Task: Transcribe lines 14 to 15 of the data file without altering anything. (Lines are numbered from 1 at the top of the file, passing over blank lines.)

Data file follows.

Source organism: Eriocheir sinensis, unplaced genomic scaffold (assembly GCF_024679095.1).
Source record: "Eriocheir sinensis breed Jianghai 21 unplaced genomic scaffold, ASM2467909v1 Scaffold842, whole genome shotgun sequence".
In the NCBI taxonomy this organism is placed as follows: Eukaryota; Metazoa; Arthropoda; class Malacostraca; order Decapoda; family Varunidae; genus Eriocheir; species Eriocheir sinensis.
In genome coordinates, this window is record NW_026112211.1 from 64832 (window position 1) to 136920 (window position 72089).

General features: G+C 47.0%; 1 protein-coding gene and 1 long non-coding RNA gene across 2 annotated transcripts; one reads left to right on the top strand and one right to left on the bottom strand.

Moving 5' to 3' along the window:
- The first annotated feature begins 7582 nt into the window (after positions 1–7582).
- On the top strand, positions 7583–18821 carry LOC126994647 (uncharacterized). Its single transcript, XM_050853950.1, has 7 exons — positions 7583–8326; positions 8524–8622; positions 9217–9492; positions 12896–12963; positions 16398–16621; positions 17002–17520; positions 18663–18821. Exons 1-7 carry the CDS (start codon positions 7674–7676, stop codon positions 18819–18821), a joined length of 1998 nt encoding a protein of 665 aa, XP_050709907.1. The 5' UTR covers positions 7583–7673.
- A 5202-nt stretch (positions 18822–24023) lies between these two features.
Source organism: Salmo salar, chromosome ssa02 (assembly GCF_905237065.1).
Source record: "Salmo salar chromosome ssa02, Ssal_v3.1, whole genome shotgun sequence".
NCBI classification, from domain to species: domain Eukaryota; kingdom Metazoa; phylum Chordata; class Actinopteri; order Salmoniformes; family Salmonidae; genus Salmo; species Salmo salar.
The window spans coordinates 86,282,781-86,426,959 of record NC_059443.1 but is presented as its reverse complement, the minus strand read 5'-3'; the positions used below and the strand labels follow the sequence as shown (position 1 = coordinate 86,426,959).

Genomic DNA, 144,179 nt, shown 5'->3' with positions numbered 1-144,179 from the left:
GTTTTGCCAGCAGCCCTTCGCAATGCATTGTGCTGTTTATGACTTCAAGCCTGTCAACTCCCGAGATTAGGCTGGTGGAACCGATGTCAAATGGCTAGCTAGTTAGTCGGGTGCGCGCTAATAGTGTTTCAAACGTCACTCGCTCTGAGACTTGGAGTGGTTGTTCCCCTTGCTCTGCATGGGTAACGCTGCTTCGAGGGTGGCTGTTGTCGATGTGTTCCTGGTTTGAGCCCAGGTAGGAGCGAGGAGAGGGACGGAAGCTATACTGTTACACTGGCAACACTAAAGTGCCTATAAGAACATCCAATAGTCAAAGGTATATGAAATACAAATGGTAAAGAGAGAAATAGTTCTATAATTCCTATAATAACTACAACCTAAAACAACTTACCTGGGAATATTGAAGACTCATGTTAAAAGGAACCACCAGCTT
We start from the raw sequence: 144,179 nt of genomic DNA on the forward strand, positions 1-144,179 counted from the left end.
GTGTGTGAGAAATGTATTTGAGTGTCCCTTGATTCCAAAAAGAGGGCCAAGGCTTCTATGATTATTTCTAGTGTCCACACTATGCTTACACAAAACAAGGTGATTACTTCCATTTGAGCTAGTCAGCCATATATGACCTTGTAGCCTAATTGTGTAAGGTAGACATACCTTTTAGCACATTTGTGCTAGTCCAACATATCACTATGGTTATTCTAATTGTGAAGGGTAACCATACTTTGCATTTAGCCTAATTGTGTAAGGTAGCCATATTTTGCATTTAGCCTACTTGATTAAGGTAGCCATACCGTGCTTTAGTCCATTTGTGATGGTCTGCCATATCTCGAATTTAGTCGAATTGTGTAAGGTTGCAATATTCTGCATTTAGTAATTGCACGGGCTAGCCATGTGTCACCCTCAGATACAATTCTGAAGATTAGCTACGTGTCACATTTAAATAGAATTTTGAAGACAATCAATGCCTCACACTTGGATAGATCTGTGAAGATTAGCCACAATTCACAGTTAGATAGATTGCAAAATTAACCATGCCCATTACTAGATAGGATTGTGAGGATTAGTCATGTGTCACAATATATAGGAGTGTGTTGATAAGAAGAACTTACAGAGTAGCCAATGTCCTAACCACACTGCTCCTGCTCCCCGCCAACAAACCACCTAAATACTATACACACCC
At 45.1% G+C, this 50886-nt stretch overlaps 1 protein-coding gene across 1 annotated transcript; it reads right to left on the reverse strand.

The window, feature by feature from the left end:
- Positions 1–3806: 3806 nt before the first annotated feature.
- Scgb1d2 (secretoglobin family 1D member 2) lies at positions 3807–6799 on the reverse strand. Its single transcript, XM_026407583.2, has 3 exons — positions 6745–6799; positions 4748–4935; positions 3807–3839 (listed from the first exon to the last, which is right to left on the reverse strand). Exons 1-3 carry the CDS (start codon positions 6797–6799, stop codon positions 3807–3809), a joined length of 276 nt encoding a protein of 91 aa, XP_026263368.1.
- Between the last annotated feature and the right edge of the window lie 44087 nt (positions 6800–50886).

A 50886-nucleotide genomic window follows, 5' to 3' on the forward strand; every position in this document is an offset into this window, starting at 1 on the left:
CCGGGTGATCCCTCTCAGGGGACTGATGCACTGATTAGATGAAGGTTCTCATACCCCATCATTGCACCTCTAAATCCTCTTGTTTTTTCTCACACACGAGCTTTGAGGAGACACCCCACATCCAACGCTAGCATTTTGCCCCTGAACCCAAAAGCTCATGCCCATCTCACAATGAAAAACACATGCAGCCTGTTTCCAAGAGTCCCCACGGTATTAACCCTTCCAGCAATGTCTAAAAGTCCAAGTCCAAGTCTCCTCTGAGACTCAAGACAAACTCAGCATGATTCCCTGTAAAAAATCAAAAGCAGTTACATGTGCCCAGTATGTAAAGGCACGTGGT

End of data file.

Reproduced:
Genomic DNA, 144,179 nt, shown 5'->3' with positions numbered 1-144,179 from the left:
GTTTTGCCAGCAGCCCTTCGCAATGCATTGTGCTGTTTATGACTTCAAGCCTGTCAACTCCCGAGATTAGGCTGGTGGAACCGATGTCAAATGGCTAGCTAGTTAGTCGGGTGCGCGCTAATAGTGTTTCAAACGTCACTCGCTCTGAGACTTGGAGTGGTTGTTCCCCTTGCTCTGCATGGGTAACGCTGCTTCGAGGGTGGCTGTTGTCGATGTGTTCCTGGTTTGAGCCCAGGTAGGAGCGAGGAGAGGGACGGAAGCTATACTGTTACACTGGCAACACTAAAGTGCCTATAAGAACATCCAATAGTCAAAGGTATATGAAATACAAATGGTAAAGAGAGAAATAGTTCTATAATTCCTATAATAACTACAACCTAAAACAACTTACCTGGGAATATTGAAGACTCATGTTAAAAGGAACCACCAGCTT